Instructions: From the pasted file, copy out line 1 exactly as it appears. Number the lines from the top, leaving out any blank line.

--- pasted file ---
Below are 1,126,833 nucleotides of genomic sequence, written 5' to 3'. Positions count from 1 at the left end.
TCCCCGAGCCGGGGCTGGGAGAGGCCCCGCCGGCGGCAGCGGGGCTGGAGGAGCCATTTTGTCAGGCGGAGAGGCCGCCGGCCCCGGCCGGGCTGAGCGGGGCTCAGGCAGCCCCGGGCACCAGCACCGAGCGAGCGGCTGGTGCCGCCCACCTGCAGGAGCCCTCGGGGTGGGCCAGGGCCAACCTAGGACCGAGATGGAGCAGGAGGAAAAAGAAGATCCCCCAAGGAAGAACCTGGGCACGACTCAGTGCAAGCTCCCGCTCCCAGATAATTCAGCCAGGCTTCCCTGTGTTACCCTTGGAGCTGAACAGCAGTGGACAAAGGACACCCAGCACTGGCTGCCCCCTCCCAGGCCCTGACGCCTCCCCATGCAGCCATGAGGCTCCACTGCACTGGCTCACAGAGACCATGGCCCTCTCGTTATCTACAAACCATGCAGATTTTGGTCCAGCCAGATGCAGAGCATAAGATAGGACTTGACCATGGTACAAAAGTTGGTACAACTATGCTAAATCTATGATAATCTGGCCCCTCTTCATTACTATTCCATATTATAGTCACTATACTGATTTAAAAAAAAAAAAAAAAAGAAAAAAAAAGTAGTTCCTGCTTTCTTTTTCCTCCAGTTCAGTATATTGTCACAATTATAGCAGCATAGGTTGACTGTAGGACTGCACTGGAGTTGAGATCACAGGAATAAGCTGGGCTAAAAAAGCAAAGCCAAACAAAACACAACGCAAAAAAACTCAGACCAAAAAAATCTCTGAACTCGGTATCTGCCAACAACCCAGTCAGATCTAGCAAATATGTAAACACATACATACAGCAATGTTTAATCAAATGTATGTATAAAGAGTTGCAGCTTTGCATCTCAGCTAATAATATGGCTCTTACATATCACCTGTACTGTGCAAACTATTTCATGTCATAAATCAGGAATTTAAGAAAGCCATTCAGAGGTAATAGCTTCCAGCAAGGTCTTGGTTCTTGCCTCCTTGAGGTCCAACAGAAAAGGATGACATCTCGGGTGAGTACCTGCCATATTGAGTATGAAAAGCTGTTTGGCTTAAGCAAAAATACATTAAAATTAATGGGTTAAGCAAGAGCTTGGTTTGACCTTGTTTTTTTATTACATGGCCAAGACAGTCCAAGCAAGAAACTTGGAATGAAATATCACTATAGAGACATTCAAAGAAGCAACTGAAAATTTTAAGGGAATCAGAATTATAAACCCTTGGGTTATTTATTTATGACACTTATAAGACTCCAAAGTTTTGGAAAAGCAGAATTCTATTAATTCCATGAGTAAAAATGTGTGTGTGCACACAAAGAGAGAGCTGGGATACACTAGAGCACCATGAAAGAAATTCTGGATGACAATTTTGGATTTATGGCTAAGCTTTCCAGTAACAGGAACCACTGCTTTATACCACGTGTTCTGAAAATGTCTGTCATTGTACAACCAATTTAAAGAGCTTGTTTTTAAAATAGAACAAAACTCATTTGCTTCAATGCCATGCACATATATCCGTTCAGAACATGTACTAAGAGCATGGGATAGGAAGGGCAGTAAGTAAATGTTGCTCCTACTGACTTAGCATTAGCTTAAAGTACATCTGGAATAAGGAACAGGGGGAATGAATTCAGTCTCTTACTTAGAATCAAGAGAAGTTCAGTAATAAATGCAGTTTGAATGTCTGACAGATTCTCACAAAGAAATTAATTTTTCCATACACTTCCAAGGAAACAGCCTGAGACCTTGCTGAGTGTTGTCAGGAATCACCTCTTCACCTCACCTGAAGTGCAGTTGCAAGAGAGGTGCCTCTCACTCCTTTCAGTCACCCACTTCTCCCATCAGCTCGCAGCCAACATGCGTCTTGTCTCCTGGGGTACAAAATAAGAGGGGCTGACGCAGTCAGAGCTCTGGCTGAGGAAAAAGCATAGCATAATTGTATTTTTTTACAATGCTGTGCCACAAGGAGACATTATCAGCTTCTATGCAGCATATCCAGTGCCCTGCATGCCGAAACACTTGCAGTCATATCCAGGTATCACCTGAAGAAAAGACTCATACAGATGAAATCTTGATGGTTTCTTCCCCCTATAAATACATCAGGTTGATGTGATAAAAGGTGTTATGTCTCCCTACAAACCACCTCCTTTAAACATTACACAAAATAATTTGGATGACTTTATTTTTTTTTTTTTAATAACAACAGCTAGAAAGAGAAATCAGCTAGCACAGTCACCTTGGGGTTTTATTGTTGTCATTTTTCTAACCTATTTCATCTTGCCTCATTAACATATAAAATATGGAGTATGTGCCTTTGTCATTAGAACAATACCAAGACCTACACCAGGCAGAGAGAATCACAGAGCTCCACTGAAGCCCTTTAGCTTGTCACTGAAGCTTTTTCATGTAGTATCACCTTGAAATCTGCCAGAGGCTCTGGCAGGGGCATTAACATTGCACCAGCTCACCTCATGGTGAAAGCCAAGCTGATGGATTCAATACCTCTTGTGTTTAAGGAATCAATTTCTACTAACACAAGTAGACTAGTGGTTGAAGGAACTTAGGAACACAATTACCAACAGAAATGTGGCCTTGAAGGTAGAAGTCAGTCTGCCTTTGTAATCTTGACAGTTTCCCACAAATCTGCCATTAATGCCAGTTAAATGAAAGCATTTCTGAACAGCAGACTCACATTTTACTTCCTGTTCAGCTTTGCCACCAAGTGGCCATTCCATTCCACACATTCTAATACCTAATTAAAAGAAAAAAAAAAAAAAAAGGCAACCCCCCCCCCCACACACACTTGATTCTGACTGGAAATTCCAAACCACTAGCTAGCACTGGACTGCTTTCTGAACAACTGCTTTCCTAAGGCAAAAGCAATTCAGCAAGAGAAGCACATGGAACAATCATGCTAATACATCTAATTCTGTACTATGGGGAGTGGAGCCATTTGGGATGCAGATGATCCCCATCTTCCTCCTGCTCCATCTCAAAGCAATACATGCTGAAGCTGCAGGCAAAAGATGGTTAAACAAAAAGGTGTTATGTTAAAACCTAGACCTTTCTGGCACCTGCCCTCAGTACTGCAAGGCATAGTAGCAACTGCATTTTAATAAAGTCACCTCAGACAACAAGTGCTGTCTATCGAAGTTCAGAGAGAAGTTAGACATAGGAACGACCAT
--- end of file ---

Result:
Below are 1,126,833 nucleotides of genomic sequence, written 5' to 3'. Positions count from 1 at the left end.